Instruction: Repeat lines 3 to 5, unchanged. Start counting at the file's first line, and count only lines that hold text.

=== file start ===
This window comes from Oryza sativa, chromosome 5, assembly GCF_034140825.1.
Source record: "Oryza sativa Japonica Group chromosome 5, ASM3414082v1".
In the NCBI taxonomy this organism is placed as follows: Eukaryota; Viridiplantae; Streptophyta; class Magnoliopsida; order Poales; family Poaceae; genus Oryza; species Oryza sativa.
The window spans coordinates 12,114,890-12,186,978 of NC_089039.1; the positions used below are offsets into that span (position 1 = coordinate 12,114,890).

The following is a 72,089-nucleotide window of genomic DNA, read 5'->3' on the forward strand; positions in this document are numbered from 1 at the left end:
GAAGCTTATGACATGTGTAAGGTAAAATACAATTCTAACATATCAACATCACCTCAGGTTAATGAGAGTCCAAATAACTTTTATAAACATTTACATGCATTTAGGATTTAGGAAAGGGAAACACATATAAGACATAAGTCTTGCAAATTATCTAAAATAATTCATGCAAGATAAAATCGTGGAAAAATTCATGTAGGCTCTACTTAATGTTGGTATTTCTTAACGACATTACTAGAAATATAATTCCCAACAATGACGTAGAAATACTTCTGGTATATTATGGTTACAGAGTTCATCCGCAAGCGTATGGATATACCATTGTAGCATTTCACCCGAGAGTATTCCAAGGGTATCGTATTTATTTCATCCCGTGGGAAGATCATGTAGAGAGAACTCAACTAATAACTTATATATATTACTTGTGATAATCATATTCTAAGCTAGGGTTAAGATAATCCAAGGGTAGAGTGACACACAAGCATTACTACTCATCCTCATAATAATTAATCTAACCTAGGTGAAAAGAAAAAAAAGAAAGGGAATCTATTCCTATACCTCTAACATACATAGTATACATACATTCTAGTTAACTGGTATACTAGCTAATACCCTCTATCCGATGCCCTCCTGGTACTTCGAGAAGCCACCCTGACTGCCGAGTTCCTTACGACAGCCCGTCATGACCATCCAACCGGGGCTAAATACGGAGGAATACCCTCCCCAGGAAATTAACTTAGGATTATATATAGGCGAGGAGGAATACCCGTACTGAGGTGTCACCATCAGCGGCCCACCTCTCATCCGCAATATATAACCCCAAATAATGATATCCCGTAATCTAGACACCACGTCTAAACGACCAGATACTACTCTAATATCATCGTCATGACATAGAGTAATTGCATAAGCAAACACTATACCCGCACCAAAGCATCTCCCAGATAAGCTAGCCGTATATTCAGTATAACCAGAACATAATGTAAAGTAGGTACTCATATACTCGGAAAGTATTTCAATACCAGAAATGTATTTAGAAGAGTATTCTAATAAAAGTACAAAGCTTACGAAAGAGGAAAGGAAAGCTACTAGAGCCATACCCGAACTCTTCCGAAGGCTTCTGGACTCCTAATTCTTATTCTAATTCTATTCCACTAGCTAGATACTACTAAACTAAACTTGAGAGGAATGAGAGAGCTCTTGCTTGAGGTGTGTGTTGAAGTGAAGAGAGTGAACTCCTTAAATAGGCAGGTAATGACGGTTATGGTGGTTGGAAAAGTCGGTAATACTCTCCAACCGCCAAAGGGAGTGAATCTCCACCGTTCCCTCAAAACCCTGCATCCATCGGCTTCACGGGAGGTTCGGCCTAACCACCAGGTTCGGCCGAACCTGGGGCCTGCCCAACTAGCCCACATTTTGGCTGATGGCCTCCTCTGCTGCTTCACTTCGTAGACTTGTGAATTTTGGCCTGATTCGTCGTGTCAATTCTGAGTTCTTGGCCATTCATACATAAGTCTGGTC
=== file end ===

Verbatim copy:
In the NCBI taxonomy this organism is placed as follows: Eukaryota; Viridiplantae; Streptophyta; class Magnoliopsida; order Poales; family Poaceae; genus Oryza; species Oryza sativa.
The window spans coordinates 12,114,890-12,186,978 of NC_089039.1; the positions used below are offsets into that span (position 1 = coordinate 12,114,890).

The following is a 72,089-nucleotide window of genomic DNA, read 5'->3' on the forward strand; positions in this document are numbered from 1 at the left end: